Infrastructure Needs

Any significant implementation of digital devices will almost certainly require corresponding IT infrastructure changes to ensure the project's success. Wireless Access Points (WAP),increased broadband access, servers, storage and network switches can all need upgrades in order to handle the increased demand. Security concerns require more redundancy in networks, better SPAM and content filtering as well to ensure the internal and external access has high availability, protects privacy and limits the opportunities for bad actors. Being able to accurately estimate, plan and prepare the infrastructure changes prior to implementation is crucial.

Technology Funding

In many ways, the impact of the Great Recession in2008 is still being felt in school districts across the nation. As boom turned to bust, federal, state and local funding sources were greatly reduced or in some cases, disappeared entirely. Per-student funding from the state of Florida is slowly increasing but is only now approaching pre-2008levels-with the additional technology-related expenses from online testing, virtual classes and other expanding tech initiatives that have accrued over the last eight years unaccounted for. Beyond the increased strain on technology infrastructure, large technology initiatives require increased staff for the support, maintenance, repair and replacement of digital devices-costs that need to be accounted for when considering how to move the digital revolution into the classroom.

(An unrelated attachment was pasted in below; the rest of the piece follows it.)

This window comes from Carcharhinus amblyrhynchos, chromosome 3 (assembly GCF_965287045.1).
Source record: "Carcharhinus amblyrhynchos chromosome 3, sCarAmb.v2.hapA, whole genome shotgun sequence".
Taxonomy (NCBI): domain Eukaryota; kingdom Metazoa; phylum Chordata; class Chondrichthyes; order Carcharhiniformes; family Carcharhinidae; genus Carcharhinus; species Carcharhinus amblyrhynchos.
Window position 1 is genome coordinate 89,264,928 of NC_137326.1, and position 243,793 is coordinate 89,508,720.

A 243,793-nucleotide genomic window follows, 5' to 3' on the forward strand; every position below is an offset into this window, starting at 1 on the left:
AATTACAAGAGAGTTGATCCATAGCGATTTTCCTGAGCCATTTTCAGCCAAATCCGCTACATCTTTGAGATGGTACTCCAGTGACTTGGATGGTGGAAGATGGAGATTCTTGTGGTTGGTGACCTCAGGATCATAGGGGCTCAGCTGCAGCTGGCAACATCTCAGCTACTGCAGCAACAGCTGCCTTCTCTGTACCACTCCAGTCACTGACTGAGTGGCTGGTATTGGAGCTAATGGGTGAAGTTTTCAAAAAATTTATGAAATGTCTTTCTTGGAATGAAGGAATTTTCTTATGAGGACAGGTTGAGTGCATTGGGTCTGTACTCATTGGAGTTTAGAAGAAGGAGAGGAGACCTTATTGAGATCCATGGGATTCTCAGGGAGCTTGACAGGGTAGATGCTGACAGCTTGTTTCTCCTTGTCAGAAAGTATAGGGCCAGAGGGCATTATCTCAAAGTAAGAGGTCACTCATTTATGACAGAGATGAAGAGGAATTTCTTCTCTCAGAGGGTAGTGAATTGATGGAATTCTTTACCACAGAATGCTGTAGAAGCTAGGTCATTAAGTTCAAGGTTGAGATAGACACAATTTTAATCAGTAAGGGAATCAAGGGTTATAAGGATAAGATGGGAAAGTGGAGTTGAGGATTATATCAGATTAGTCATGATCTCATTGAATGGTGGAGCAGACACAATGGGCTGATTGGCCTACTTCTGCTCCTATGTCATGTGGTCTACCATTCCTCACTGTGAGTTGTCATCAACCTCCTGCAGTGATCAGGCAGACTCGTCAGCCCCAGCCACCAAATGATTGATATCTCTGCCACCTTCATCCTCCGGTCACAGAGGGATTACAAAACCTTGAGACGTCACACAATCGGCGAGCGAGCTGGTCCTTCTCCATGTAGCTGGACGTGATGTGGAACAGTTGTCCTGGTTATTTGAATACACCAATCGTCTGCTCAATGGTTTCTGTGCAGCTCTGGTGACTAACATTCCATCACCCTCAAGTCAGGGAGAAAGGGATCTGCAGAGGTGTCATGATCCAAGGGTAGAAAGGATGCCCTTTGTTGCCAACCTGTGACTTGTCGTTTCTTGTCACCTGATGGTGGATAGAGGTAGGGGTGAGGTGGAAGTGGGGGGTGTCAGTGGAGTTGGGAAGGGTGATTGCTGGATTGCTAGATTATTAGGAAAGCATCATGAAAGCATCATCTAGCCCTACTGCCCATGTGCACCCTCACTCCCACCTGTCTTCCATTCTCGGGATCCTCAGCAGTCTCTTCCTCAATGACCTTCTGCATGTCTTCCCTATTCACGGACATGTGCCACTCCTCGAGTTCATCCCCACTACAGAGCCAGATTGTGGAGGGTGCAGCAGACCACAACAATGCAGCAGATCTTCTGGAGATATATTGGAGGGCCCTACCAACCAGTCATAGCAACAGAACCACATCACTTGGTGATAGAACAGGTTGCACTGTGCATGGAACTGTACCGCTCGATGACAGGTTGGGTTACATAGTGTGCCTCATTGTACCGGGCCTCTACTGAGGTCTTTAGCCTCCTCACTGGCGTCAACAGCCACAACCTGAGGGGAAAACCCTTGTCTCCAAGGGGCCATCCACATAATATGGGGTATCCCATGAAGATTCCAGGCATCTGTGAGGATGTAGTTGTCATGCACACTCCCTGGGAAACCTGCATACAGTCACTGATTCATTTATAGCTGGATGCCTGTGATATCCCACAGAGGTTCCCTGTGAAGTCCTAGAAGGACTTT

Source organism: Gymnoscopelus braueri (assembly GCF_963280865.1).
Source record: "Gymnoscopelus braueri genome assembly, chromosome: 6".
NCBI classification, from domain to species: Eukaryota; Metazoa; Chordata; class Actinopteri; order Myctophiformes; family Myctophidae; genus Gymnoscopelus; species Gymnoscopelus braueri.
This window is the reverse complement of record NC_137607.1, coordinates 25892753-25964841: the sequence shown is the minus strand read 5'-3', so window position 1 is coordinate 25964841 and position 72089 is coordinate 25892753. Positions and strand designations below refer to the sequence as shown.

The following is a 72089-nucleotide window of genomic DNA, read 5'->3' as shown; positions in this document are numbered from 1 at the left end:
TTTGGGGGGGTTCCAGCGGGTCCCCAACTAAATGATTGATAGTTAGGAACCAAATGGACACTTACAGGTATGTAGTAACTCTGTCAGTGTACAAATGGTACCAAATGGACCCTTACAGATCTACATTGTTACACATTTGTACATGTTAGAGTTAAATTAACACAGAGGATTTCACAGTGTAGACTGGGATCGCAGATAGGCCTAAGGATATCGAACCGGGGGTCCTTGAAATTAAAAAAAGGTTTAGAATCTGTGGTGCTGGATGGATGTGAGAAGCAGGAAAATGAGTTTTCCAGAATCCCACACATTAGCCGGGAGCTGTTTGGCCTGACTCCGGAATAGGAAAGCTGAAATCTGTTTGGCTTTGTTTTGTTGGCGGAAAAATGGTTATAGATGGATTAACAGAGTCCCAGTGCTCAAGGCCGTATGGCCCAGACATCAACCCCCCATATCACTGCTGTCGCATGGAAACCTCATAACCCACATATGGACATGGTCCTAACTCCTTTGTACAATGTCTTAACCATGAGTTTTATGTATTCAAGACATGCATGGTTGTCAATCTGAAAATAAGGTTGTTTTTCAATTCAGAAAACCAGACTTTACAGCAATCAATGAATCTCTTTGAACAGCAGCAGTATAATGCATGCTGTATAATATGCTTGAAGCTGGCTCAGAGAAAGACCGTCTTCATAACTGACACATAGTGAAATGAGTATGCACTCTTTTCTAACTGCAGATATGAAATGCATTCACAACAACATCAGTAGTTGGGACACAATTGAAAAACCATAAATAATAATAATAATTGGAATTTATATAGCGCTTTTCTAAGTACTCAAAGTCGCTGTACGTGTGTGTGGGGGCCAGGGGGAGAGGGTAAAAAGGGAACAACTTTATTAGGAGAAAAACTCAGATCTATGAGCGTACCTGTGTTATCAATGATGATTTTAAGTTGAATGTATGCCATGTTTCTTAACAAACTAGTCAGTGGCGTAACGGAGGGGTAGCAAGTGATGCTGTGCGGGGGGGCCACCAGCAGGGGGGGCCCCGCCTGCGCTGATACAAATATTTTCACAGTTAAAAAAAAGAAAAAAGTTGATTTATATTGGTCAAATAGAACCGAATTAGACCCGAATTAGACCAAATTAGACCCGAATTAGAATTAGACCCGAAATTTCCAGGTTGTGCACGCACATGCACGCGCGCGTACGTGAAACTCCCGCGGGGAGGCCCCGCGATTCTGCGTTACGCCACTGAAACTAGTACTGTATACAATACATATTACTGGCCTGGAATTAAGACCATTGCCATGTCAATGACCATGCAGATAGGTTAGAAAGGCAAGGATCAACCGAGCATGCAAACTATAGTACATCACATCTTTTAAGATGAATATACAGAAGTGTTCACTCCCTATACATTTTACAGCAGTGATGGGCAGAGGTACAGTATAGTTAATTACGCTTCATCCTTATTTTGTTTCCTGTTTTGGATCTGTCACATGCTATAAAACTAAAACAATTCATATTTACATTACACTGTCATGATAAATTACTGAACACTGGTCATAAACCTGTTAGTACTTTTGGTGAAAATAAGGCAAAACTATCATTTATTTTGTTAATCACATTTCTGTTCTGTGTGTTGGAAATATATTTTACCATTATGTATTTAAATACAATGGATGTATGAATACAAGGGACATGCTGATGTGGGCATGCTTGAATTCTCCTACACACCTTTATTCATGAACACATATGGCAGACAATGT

Power to the PPP

Public-Private Partnerships (PPP) for education have been touted as the 'future of education' and can provide assistance to reduce the digital divide and move closer to the digital classroom. Some like internet providers offering high-speed broadband access and low-cost computers at substantially reduced prices have a proven track record of helping millions of kids get online at home. Public-Private Partnerships also offer schools the ability to leverage economies of scale in purchasing or sharing technology resources.

However, some highly-publicized ventures that ought to quickly turn around failing schools in a short time show little to no improvement by any reasonable measure. While the motivations are no doubt noble, the results show that the same strategies employed when launching a dot.com or social media site do not necessarily translate to improving schools or increasing student achievement.

Measuring Results

It's vitally important that district leadership collaboratively design, plan and execute on a strategic vision to move our schools, teachers, staff and students into the digital age-it's equally important to effectively communicate that vision to community leaders, business interests, and taxpayers. Only by building a coalition of stakeholders, all of whom have a vested interest in the outcome, will the investment, resources and energy necessary for success be attainable.

Pilot programs and model classrooms can provide vital feedback on which technologies are appropriate for students, schools or districts as a whole. With the proper vision, planning, strategic partnerships and support from all interested parties, advancing technology has the potential to fundamentally alter the ways we teach, learn and view the role of K12education for current and future generations.